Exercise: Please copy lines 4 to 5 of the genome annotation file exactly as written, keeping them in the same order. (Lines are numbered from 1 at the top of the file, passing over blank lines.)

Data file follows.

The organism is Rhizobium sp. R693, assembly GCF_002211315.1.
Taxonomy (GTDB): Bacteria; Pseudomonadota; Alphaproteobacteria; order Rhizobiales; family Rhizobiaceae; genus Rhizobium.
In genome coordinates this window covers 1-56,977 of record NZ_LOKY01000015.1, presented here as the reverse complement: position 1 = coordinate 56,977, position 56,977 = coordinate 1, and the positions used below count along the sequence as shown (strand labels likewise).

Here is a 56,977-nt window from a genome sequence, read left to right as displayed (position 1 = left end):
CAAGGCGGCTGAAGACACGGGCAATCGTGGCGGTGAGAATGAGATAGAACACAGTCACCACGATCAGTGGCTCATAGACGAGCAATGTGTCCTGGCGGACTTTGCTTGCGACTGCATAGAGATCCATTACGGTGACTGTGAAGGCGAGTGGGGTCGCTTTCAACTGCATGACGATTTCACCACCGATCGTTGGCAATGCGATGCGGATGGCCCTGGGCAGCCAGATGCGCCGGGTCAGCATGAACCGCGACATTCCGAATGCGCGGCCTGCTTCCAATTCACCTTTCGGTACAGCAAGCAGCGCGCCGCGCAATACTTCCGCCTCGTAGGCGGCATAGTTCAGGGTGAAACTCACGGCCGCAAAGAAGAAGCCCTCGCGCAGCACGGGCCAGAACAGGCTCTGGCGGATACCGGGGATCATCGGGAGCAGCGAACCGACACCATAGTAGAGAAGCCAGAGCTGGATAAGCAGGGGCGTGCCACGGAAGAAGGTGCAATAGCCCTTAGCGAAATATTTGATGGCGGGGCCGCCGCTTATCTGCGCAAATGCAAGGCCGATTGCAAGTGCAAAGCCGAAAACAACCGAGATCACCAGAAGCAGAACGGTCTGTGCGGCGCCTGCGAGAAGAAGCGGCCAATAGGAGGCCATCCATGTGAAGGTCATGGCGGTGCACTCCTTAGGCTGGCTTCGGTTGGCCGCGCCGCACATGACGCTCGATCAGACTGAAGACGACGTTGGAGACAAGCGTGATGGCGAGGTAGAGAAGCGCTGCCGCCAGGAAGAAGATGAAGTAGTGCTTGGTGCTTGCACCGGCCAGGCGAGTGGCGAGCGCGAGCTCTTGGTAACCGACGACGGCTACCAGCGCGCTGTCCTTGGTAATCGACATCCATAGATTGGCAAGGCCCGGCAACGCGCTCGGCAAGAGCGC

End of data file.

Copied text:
Here is a 56,977-nt window from a genome sequence, read left to right as displayed (position 1 = left end):
CAAGGCGGCTGAAGACACGGGCAATCGTGGCGGTGAGAATGAGATAGAACACAGTCACCACGATCAGTGGCTCATAGACGAGCAATGTGTCCTGGCGGACTTTGCTTGCGACTGCATAGAGATCCATTACGGTGACTGTGAAGGCGAGTGGGGTCGCTTTCAACTGCATGACGATTTCACCACCGATCGTTGGCAATGCGATGCGGATGGCCCTGGGCAGCCAGATGCGCCGGGTCAGCATGAACCGCGACATTCCGAATGCGCGGCCTGCTTCCAATTCACCTTTCGGTACAGCAAGCAGCGCGCCGCGCAATACTTCCGCCTCGTAGGCGGCATAGTTCAGGGTGAAACTCACGGCCGCAAAGAAGAAGCCCTCGCGCAGCACGGGCCAGAACAGGCTCTGGCGGATACCGGGGATCATCGGGAGCAGCGAACCGACACCATAGTAGAGAAGCCAGAGCTGGATAAGCAGGGGCGTGCCACGGAAGAAGGTGCAATAGCCCTTAGCGAAATATTTGATGGCGGGGCCGCCGCTTATCTGCGCAAATGCAAGGCCGATTGCAAGTGCAAAGCCGAAAACAACCGAGATCACCAGAAGCAGAACGGTCTGTGCGGCGCCTGCGAGAAGAAGCGGCCAATAGGAGGCCATCCATGTGAAGGTCATGGCGGTGCACTCCTTAGGCTGGCTTCGGTTGGCCGCGCCGCACATGACGCTCGATCAGACTGAAGACGACGTTGGAGACAAGCGTGATGGCGAGGTAGAGAAGCGCTGCCGCCAGGAAGAAGATGAAGTAGTGCTTGGTGCTTGCACCGGCCAGGCGAGTGGCGAGCGCGAGCTCTTGGTAACCGACGACGGCTACCAGCGCGCTGTCCTTGGTAATCGACATCCATAGATTGGCAAGGCCCGGCAACGCGCTCGGCAAGAGCGC